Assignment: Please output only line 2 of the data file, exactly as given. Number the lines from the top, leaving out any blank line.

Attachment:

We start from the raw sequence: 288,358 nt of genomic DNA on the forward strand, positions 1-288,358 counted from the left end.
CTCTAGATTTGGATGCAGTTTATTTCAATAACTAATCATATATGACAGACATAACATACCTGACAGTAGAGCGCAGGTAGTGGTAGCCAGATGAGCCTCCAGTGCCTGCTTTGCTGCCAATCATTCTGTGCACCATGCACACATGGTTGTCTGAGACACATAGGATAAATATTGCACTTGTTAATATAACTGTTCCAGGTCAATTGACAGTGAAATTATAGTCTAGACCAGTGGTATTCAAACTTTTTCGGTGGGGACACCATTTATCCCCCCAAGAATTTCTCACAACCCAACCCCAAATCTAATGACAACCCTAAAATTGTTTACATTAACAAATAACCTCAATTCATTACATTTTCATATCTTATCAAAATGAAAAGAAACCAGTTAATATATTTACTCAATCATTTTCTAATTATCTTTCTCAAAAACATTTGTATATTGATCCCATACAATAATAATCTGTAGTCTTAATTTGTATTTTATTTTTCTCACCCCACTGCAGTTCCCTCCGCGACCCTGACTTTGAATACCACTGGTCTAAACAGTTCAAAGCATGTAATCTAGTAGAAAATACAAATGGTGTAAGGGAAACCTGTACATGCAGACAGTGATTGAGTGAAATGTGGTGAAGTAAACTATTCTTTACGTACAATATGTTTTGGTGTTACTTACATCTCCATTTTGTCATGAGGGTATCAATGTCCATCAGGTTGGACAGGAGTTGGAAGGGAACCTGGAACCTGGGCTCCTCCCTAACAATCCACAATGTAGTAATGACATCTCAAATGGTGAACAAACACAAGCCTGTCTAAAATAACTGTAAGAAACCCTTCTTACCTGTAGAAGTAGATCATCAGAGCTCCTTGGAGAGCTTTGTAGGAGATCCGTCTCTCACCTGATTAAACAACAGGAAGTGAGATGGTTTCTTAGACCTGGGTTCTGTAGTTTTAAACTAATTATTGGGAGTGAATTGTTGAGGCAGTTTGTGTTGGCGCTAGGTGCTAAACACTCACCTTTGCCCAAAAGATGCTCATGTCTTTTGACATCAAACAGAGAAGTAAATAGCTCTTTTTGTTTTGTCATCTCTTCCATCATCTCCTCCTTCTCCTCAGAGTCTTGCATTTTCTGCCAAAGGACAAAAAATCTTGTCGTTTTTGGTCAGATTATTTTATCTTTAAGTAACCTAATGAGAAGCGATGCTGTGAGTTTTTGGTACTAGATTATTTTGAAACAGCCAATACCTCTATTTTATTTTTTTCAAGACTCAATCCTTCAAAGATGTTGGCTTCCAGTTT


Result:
CTCTAGATTTGGATGCAGTTTATTTCAATAACTAATCATATATGACAGACATAACATACCTGACAGTAGAGCGCAGGTAGTGGTAGCCAGATGAGCCTCCAGTGCCTGCTTTGCTGCCAATCATTCTGTGCACCATGCACACATGGTTGTCTGAGACACATAGGATAAATATTGCACTTGTTAATATAACTGTTCCAGGTCAATTGACAGTGAAATTATAGTCTAGACCAGTGGTATTCAAACTTTTTCGGTGGGGACACCATTTATCCCCCCAAGAATTTCTCACAACCCAACCCCAAATCTAATGACAACCCTAAAATTGTTTACATTAACAAATAACCTCAATTCATTACATTTTCATATCTTATCAAAATGAAAAGAAACCAGTTAATATATTTACTCAATCATTTTCTAATTATCTTTCTCAAAAACATTTGTATATTGATCCCATACAATAATAATCTGTAGTCTTAATTTGTATTTTATTTTTCTCACCCCACTGCAGTTCCCTCCGCGACCCTGACTTTGAATACCACTGGTCTAAACAGTTCAAAGCATGTAATCTAGTAGAAAATACAAATGGTGTAAGGGAAACCTGTACATGCAGACAGTGATTGAGTGAAATGTGGTGAAGTAAACTATTCTTTACGTACAATATGTTTTGGTGTTACTTACATCTCCATTTTGTCATGAGGGTATCAATGTCCATCAGGTTGGACAGGAGTTGGAAGGGAACCTGGAACCTGGGCTCCTCCCTAACAATCCACAATGTAGTAATGACATCTCAAATGGTGAACAAACACAAGCCTGTCTAAAATAACTGTAAGAAACCCTTCTTACCTGTAGAAGTAGATCATCAGAGCTCCTTGGAGAGCTTTGTAGGAGATCCGTCTCTCACCTGATTAAACAACAGGAAGTGAGATGGTTTCTTAGACCTGGGTTCTGTAGTTTTAAACTAATTATTGGGAGTGAATTGTTGAGGCAGTTTGTGTTGGCGCTAGGTGCTAAACACTCACCTTTGCCCAAAAGATGCTCATGTCTTTTGACATCAAACAGAGAAGTAAATAGCTCTTTTTGTTTTGTCATCTCTTCCATCATCTCCTCCTTCTCCTCAGAGTCTTGCATTTTCTGCCAAAGGACAAAAAATCTTGTCGTTTTTGGTCAGATTATTTTATCTTTAAGTAACCTAATGAGAAGCGATGCTGTGAGTTTTTGGTACTAGATTATTTTGAAACAGCCAATACCTCTATTTTATTTTTTTCAAGACTCAATCCTTCAAAGATGTTGGCTTCCAGTTT